Make Games Scare Again: ghosts of games past

In October, you can’t swing a dead cat without hitting someone’s “best horror games of all time” list. So that’s not this. Instead, this week we’re running a list of recommendations for recent horror games we really like and think you should play, but might have skipped or even not thought of them as horror. If you can come up with a snappy way to stick that at the top of a list, let us know. In the meantime, we’ll roll out two a day. Today we recommend a couple of games for how they put us in mind of older games.

After the jump, ghosts of games past

Tom Chick: Soma
About 20 years ago I played a game called Archimedean Dynasty. It was a sort of Wing Commander clone, but underwater. You start out in a pokey little submarine shooting other pokey little submarines. Pew pew pew. It proceeds this way for a few missions. Pew pew pew. The Abyss meets Star Wars. Underwater pew pew pew. But then something happens during one of the missions. Your pokey little submarine loses power and sinks to the bottom of the ocean. As you’re looking into the murky depths in front of you, a vast alien submarine hurtles out of the dark and shoots past you, as big as a whale, as fast as a shark. It was one of my earliest “holy shit” moments in a videogame and it can’t possibly be as good as I remember it. Which is why I’ll never replay Archimedean Dynasty.

Soma reminds me of that moment for its understanding how eerie it is as the bottom of the ocean.

The weakest parts of Soma are the parts where it tries to be a conventional horror game. These are thankfully rare. But for the most part Soma stands out among horror games for being about eschatology (don’t feel bad if you have to look that word up; I had to spend several years of college learning it). You can read the full review here. Soma is available on Steam here.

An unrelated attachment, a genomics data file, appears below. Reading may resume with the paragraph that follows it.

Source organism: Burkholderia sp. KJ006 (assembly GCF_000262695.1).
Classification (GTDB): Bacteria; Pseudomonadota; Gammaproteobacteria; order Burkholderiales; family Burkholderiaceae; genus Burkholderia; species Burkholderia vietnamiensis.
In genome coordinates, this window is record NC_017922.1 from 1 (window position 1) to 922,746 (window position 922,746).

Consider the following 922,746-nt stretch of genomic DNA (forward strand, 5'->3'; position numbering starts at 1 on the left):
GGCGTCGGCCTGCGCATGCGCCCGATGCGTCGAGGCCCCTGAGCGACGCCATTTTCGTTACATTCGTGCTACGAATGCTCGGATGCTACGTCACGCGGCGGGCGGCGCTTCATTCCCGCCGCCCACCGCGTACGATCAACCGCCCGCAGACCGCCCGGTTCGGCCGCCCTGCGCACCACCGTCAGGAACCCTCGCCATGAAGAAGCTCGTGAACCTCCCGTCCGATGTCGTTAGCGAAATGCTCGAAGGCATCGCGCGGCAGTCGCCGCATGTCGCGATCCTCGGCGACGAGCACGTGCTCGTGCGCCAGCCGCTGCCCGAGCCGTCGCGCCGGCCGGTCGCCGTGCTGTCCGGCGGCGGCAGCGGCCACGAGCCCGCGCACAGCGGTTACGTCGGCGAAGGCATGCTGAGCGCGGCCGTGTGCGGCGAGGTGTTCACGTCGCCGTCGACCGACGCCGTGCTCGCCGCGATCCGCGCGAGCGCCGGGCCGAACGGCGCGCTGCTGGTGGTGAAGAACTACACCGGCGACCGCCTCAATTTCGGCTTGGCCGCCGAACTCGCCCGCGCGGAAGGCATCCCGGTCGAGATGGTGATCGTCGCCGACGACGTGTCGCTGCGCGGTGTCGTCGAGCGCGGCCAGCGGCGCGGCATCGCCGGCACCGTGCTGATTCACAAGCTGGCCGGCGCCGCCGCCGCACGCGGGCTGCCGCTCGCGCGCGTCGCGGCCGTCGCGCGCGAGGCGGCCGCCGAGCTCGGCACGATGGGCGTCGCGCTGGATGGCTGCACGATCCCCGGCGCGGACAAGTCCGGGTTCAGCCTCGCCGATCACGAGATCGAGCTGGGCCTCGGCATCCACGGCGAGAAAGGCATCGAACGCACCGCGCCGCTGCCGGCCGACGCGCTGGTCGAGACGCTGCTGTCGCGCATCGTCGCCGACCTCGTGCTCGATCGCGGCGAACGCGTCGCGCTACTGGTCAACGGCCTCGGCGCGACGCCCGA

Chris Hornbostel: Goetia
The central premise of Goetia (which rhymes with poinsettia) feels like a photo negative of an adventure game I loved, 2013’s wonderful Gone Home (Tom’s review is here). In that latter game, you play a character who returns to an unfamiliar home filled with items she recognizes, using them to piece together a lost year. In Goetia, it is the home that is completely familiar to the lost and confused protagonist, but the items inside are not. Instead of a piecing a single year together, it’s a mystery of 40 lost years that your ghostly character is trying to come to grips with.

Goetia is a standard point and click adventure game that has a couple of things going for it. The artwork is beautifully detailed, brooding and delightfully atmospheric, so while there are few outright scares to be found it does set the right aesthetic tone for the season. I also appreciated the cleverness of most of the puzzles. A few of these are fairly difficult, but it’s an earned difficulty that feels honest. You wont be making any disguises with cat hair and pancake syrup. There are no pixel hunts, either. Holding down the CTRL key reveals all interactive areas in each room. Goetia wants you to have the clues you’ll need close at hand.

This is a first time effort from Sushee, a French studio, and some of the inexperience shows. For instance, there needs to be a genre moratorium on the surname Blackwood. Giving characters first names that sound like they were lifted from Twilight fanfic doesn’t help. (Please no more Gabriels, Eliases, and Abigails horror game writers. I’m begging here). While the story is interesting, it lacks the urgency and concise plotting that worked so well for Gone Home. Despite those reservations, Goetia is a strong, seasonally chilling old school adventure game that will please fans of the genre.

Goetia is available on Steam here.

Tomorrow: Hey, that’s not horror!
So what’s the deal with these lists?